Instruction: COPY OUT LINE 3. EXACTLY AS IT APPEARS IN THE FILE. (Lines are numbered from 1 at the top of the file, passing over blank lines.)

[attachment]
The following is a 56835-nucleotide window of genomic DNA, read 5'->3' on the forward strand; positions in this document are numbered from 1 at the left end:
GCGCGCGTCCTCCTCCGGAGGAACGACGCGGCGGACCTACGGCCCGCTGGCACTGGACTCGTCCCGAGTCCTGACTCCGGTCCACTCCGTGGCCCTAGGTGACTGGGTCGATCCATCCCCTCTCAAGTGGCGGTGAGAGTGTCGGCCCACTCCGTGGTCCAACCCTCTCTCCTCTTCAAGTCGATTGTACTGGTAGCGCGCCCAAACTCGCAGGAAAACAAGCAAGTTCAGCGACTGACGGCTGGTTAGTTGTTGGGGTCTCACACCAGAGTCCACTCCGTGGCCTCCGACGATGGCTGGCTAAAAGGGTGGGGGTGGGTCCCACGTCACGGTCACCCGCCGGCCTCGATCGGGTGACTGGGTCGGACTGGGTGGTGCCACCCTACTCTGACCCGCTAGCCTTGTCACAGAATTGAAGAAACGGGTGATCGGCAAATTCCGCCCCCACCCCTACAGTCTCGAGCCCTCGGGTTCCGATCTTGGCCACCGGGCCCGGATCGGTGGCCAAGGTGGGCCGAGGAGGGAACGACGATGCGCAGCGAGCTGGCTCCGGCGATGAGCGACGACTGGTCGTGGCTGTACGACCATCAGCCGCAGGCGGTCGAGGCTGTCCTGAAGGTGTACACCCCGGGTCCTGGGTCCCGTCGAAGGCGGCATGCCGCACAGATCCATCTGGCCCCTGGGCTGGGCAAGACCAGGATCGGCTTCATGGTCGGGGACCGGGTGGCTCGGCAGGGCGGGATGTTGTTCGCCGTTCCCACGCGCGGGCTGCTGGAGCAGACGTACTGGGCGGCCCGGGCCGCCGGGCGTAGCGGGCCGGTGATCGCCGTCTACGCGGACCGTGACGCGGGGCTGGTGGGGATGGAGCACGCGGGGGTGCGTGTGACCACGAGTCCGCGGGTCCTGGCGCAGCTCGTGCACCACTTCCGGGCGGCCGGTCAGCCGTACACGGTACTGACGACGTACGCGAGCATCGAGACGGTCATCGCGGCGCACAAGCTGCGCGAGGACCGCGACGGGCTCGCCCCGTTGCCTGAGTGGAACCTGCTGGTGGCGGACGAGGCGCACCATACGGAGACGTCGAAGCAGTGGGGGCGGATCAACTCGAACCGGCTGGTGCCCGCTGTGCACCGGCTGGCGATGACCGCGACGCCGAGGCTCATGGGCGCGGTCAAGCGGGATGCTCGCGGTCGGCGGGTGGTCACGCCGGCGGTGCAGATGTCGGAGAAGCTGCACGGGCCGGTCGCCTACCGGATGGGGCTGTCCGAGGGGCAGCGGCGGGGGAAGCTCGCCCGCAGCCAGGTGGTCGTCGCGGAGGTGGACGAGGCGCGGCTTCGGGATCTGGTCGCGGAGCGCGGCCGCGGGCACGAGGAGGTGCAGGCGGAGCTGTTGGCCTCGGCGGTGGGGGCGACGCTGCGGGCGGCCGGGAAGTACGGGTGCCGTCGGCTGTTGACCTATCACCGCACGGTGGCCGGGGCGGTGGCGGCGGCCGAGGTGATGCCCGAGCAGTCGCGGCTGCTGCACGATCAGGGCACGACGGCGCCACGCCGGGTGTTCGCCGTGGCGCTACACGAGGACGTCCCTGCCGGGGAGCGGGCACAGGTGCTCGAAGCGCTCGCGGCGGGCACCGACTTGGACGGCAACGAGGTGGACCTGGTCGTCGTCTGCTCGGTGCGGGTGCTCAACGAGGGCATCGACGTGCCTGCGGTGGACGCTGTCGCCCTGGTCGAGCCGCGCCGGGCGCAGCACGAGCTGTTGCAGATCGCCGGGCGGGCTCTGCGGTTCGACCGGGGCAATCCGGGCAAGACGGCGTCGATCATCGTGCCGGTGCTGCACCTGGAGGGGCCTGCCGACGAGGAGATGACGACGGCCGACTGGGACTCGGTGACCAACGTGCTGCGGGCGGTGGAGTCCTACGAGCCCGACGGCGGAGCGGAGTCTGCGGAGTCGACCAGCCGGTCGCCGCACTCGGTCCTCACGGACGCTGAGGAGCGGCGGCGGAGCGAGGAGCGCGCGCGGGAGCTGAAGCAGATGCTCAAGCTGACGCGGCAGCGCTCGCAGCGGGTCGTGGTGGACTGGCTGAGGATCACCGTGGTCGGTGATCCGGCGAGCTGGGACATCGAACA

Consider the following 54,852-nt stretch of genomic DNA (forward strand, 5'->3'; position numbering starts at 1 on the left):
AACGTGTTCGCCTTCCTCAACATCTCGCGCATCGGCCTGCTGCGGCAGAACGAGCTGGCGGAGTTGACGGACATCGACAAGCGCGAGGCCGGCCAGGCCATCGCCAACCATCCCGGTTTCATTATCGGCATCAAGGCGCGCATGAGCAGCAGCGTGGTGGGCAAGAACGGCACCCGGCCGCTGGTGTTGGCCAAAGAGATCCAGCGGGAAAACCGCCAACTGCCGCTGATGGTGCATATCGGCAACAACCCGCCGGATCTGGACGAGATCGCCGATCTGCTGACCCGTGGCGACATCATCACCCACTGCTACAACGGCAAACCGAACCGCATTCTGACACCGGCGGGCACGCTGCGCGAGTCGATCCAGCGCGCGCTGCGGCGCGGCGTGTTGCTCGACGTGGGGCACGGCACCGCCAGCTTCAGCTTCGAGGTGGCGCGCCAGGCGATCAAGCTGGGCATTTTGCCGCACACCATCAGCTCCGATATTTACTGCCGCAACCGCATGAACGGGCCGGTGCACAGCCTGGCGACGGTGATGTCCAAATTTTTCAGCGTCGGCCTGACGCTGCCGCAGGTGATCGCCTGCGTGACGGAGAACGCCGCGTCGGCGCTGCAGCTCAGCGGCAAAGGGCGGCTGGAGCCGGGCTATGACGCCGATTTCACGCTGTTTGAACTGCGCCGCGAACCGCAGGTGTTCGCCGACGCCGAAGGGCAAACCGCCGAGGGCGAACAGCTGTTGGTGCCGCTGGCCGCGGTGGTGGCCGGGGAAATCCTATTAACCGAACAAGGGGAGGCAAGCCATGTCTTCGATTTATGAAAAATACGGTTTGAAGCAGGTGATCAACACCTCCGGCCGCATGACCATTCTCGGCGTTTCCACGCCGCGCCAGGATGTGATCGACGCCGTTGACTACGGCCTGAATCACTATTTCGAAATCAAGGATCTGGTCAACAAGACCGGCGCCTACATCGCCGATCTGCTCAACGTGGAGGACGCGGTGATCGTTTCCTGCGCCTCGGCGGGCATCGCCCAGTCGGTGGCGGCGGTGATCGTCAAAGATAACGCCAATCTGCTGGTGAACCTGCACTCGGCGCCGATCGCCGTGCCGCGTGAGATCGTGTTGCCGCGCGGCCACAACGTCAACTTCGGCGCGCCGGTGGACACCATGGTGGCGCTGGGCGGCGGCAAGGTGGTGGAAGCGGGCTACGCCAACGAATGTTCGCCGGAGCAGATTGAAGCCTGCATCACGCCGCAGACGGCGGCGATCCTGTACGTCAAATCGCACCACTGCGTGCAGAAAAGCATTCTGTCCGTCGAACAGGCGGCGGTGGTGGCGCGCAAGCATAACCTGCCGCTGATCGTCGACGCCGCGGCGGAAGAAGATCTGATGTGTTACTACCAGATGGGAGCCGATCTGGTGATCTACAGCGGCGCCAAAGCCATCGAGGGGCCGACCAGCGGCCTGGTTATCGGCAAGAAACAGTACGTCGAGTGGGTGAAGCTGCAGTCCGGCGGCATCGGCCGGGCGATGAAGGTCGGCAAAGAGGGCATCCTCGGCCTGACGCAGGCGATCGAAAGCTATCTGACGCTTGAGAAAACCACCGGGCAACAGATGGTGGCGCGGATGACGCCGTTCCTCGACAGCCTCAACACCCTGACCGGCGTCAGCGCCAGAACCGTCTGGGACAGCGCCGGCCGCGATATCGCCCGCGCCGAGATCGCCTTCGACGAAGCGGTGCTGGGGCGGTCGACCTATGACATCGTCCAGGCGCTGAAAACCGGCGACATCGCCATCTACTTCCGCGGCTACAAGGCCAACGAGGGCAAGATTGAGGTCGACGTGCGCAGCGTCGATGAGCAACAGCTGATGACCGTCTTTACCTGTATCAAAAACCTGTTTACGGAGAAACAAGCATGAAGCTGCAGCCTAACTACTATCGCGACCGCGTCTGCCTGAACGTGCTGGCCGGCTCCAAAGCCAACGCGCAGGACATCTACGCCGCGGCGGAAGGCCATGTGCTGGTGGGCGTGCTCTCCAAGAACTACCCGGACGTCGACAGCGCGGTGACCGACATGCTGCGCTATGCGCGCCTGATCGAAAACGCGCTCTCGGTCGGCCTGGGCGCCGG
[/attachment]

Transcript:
Consider the following 54,852-nt stretch of genomic DNA (forward strand, 5'->3'; position numbering starts at 1 on the left):